What Should You Know about Paracetomol

Paracetomol (and Tylenol) (acetaminophen) is widely used and generally available analgesic as well as being effective for reducing fever as well. For this reason, it is widely used as a treatment for headaches, fever and other minor aches and pains.

Paracetamol is technically known as an aniline analgesic and is the only one still widely used for the treatment of pain, because all other similar analgesics were withdrawn as they were believed to exhibit carcinogenic qualities (which so far, paracetamol does not). However, the fact that it is made from coal tar may give you a reason to question this as carbon is often believed to have carcinogenic qualities as well.

In normal doses, one of the advantages of paracetamol is that it does not irritate the stomach lining or affect blood coagulation in the same way that NSAID’s like aspirin do.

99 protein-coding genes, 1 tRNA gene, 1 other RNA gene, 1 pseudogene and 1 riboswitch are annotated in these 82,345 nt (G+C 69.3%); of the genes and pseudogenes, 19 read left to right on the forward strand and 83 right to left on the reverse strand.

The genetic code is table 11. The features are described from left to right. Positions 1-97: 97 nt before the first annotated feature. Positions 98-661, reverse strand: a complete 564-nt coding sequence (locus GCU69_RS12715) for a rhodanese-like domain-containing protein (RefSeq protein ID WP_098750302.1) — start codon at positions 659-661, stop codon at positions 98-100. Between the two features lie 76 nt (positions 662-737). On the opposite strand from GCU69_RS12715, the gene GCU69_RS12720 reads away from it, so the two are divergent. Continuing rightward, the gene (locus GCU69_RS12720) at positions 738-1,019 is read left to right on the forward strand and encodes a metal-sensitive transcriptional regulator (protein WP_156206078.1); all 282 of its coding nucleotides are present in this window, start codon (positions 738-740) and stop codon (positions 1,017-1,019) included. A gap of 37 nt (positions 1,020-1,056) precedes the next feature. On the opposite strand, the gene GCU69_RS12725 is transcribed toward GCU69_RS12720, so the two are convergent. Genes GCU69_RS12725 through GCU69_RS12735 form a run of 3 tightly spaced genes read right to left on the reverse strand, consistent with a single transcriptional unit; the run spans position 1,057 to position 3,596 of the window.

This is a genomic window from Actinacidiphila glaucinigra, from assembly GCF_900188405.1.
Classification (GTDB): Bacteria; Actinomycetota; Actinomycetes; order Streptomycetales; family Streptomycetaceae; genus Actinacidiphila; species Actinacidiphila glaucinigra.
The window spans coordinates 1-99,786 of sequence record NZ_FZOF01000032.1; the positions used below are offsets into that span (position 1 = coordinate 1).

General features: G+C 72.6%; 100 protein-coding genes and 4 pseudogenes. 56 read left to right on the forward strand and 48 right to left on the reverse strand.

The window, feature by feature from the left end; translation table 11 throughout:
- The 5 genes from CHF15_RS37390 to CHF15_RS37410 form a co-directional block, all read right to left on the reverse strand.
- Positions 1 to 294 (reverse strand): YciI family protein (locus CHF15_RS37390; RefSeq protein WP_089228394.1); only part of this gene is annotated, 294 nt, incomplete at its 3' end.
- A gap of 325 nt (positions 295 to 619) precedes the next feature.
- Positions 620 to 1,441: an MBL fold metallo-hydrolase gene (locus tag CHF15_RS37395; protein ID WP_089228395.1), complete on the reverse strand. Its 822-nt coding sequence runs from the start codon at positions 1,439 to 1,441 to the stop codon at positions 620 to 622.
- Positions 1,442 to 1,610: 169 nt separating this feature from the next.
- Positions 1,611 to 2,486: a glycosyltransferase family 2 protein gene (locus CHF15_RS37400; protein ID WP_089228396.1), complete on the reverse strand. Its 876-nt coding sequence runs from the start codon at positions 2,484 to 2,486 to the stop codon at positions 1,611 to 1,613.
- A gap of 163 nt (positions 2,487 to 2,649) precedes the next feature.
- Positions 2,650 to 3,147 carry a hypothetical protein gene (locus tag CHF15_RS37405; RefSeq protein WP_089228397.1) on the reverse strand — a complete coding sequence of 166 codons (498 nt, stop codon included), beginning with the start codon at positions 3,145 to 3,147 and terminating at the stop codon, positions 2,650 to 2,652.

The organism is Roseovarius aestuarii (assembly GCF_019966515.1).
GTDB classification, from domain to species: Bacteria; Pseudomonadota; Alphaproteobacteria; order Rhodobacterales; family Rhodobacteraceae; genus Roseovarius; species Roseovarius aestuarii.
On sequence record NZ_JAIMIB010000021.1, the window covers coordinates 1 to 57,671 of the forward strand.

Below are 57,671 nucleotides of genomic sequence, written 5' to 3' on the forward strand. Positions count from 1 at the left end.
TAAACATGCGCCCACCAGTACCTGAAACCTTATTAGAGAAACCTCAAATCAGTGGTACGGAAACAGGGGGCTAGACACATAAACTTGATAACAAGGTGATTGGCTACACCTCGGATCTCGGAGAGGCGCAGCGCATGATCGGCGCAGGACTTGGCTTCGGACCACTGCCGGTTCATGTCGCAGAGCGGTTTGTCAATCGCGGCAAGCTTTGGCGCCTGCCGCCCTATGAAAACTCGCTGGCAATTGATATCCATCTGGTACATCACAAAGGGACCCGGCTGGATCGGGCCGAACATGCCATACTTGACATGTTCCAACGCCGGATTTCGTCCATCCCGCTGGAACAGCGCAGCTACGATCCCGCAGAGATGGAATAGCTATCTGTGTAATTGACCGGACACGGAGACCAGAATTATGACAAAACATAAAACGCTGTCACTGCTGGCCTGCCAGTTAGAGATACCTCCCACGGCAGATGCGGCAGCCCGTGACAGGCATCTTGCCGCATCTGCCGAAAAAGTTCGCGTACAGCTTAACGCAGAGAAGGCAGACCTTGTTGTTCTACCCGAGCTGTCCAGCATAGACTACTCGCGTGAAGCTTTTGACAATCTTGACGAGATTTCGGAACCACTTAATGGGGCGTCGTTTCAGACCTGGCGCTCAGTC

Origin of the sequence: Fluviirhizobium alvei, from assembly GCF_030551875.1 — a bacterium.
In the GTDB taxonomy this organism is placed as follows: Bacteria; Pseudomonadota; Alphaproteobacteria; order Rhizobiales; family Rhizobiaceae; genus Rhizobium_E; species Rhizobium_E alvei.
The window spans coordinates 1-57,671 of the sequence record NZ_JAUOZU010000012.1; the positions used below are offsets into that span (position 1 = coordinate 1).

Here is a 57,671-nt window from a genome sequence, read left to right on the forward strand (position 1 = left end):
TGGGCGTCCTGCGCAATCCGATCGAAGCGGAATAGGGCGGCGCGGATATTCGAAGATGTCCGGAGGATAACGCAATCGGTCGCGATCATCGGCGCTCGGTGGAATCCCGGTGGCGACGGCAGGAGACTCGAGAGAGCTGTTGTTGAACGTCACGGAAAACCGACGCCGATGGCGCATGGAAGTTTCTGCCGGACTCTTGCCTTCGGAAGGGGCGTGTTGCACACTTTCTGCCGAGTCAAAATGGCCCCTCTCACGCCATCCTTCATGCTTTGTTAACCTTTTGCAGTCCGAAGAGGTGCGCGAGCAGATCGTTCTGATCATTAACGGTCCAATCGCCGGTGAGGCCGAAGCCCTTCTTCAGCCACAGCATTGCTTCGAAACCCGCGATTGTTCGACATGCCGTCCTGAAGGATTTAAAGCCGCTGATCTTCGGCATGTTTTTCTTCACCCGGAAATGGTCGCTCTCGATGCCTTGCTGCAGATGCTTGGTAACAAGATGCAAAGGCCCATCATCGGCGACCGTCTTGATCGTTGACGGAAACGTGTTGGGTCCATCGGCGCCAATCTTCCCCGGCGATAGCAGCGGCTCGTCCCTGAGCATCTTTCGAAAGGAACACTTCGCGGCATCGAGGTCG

However, higher than recommended usage has been seen to have a potential connection with gastrointestinal bleeding and very high dosages have the capacity to cause liver damage, which in the most severe cases can be fatal. Indeed, paracetamol or tylenol poisoning is the number one cause of acute liver failure in most Western countries and the way that most people choose to commit suicide in these countries as well.

Furthermore, a massive study conducted in 31 countries and involving over 200,000 children in 2008 and reported in the leading medical journal ‘The Lancet’ found that the use of paracetamol in the first year of life made children far more likely to develop asthmatic symptoms at around age six or seven. In addition, children who took paracetamol during the first year of life and also children who took the drug at ages 6-7 demonstrated a far higher likelihood of developing eczema and rhinoconjunctivitis later too.

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